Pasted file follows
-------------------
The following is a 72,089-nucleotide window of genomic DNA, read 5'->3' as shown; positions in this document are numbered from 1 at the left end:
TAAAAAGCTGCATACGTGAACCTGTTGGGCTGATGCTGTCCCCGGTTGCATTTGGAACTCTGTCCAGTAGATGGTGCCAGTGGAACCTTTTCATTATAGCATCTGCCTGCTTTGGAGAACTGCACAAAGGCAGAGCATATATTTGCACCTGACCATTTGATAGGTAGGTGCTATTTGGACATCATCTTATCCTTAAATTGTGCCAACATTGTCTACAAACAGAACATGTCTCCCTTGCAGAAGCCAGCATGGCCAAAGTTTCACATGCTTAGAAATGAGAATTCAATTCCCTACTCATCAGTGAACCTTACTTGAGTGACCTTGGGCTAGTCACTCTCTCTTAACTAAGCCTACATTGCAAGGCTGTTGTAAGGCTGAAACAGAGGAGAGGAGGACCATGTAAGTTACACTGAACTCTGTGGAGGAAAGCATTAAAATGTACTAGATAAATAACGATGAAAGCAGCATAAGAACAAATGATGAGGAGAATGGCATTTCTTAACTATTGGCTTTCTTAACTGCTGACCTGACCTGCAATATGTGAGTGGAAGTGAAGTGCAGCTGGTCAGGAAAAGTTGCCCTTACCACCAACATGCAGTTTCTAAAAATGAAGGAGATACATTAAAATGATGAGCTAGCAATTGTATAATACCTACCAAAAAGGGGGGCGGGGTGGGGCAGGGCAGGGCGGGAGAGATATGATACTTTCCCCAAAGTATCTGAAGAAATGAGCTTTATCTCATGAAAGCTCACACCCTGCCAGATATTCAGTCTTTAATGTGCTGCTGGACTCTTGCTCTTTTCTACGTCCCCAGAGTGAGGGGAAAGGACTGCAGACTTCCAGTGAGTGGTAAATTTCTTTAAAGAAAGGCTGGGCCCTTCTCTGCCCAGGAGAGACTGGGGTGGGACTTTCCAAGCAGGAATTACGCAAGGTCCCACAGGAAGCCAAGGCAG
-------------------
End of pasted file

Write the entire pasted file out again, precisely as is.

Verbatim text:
The following is a 72,089-nucleotide window of genomic DNA, read 5'->3' as shown; positions in this document are numbered from 1 at the left end:
TAAAAAGCTGCATACGTGAACCTGTTGGGCTGATGCTGTCCCCGGTTGCATTTGGAACTCTGTCCAGTAGATGGTGCCAGTGGAACCTTTTCATTATAGCATCTGCCTGCTTTGGAGAACTGCACAAAGGCAGAGCATATATTTGCACCTGACCATTTGATAGGTAGGTGCTATTTGGACATCATCTTATCCTTAAATTGTGCCAACATTGTCTACAAACAGAACATGTCTCCCTTGCAGAAGCCAGCATGGCCAAAGTTTCACATGCTTAGAAATGAGAATTCAATTCCCTACTCATCAGTGAACCTTACTTGAGTGACCTTGGGCTAGTCACTCTCTCTTAACTAAGCCTACATTGCAAGGCTGTTGTAAGGCTGAAACAGAGGAGAGGAGGACCATGTAAGTTACACTGAACTCTGTGGAGGAAAGCATTAAAATGTACTAGATAAATAACGATGAAAGCAGCATAAGAACAAATGATGAGGAGAATGGCATTTCTTAACTATTGGCTTTCTTAACTGCTGACCTGACCTGCAATATGTGAGTGGAAGTGAAGTGCAGCTGGTCAGGAAAAGTTGCCCTTACCACCAACATGCAGTTTCTAAAAATGAAGGAGATACATTAAAATGATGAGCTAGCAATTGTATAATACCTACCAAAAAGGGGGGCGGGGTGGGGCAGGGCAGGGCGGGAGAGATATGATACTTTCCCCAAAGTATCTGAAGAAATGAGCTTTATCTCATGAAAGCTCACACCCTGCCAGATATTCAGTCTTTAATGTGCTGCTGGACTCTTGCTCTTTTCTACGTCCCCAGAGTGAGGGGAAAGGACTGCAGACTTCCAGTGAGTGGTAAATTTCTTTAAAGAAAGGCTGGGCCCTTCTCTGCCCAGGAGAGACTGGGGTGGGACTTTCCAAGCAGGAATTACGCAAGGTCCCACAGGAAGCCAAGGCAG